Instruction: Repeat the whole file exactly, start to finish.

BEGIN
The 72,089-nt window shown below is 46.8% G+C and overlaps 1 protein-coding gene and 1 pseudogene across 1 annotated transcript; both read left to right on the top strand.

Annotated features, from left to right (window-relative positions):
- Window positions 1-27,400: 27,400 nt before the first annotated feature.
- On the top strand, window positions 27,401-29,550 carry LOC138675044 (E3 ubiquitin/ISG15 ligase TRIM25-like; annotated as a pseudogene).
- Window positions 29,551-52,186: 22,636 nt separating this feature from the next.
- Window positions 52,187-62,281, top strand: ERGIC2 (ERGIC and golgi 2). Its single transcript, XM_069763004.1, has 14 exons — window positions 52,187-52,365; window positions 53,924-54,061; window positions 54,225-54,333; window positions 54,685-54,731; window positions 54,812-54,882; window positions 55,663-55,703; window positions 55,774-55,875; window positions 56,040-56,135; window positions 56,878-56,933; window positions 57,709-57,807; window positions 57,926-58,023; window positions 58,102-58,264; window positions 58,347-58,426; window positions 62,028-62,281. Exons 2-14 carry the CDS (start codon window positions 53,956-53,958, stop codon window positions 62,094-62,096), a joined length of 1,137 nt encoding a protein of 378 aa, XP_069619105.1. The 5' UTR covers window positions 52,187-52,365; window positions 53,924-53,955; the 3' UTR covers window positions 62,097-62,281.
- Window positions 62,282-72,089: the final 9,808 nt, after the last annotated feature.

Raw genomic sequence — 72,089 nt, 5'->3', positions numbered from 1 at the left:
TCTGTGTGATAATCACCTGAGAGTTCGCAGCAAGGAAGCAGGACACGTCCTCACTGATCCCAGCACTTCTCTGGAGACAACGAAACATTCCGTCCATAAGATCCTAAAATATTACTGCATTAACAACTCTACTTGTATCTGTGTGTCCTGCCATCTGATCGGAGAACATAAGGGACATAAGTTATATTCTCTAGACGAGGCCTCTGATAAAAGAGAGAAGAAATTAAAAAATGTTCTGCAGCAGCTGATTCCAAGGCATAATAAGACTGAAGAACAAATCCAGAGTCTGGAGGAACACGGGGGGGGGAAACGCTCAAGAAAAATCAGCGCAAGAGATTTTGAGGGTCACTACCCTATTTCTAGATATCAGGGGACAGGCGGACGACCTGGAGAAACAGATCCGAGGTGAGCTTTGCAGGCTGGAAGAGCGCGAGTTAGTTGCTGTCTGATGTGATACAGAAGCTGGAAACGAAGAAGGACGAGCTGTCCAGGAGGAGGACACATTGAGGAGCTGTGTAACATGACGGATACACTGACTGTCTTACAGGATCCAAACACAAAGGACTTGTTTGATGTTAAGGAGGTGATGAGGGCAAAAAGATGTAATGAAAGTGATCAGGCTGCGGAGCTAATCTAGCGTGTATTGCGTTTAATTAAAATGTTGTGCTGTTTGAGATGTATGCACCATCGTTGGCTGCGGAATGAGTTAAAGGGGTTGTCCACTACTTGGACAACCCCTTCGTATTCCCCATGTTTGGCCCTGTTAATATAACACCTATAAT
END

The 72,089-nt window shown below is 46.8% G+C and overlaps 1 protein-coding gene and 1 pseudogene across 1 annotated transcript; both read left to right on the top strand.

Annotated features, from left to right (window-relative positions):
- Window positions 1-27,400: 27,400 nt before the first annotated feature.
- On the top strand, window positions 27,401-29,550 carry LOC138675044 (E3 ubiquitin/ISG15 ligase TRIM25-like; annotated as a pseudogene).
- Window positions 29,551-52,186: 22,636 nt separating this feature from the next.
- Window positions 52,187-62,281, top strand: ERGIC2 (ERGIC and golgi 2). Its single transcript, XM_069763004.1, has 14 exons — window positions 52,187-52,365; window positions 53,924-54,061; window positions 54,225-54,333; window positions 54,685-54,731; window positions 54,812-54,882; window positions 55,663-55,703; window positions 55,774-55,875; window positions 56,040-56,135; window positions 56,878-56,933; window positions 57,709-57,807; window positions 57,926-58,023; window positions 58,102-58,264; window positions 58,347-58,426; window positions 62,028-62,281. Exons 2-14 carry the CDS (start codon window positions 53,956-53,958, stop codon window positions 62,094-62,096), a joined length of 1,137 nt encoding a protein of 378 aa, XP_069619105.1. The 5' UTR covers window positions 52,187-52,365; window positions 53,924-53,955; the 3' UTR covers window positions 62,097-62,281.
- Window positions 62,282-72,089: the final 9,808 nt, after the last annotated feature.

Raw genomic sequence — 72,089 nt, 5'->3', positions numbered from 1 at the left:
TCTGTGTGATAATCACCTGAGAGTTCGCAGCAAGGAAGCAGGACACGTCCTCACTGATCCCAGCACTTCTCTGGAGACAACGAAACATTCCGTCCATAAGATCCTAAAATATTACTGCATTAACAACTCTACTTGTATCTGTGTGTCCTGCCATCTGATCGGAGAACATAAGGGACATAAGTTATATTCTCTAGACGAGGCCTCTGATAAAAGAGAGAAGAAATTAAAAAATGTTCTGCAGCAGCTGATTCCAAGGCATAATAAGACTGAAGAACAAATCCAGAGTCTGGAGGAACACGGGGGGGGGAAACGCTCAAGAAAAATCAGCGCAAGAGATTTTGAGGGTCACTACCCTATTTCTAGATATCAGGGGACAGGCGGACGACCTGGAGAAACAGATCCGAGGTGAGCTTTGCAGGCTGGAAGAGCGCGAGTTAGTTGCTGTCTGATGTGATACAGAAGCTGGAAACGAAGAAGGACGAGCTGTCCAGGAGGAGGACACATTGAGGAGCTGTGTAACATGACGGATACACTGACTGTCTTACAGGATCCAAACACAAAGGACTTGTTTGATGTTAAGGAGGTGATGAGGGCAAAAAGATGTAATGAAAGTGATCAGGCTGCGGAGCTAATCTAGCGTGTATTGCGTTTAATTAAAATGTTGTGCTGTTTGAGATGTATGCACCATCGTTGGCTGCGGAATGAGTTAAAGGGGTTGTCCACTACTTGGACAACCCCTTCGTATTCCCCATGTTTGGCCCTGTTAATATAACACCTATAAT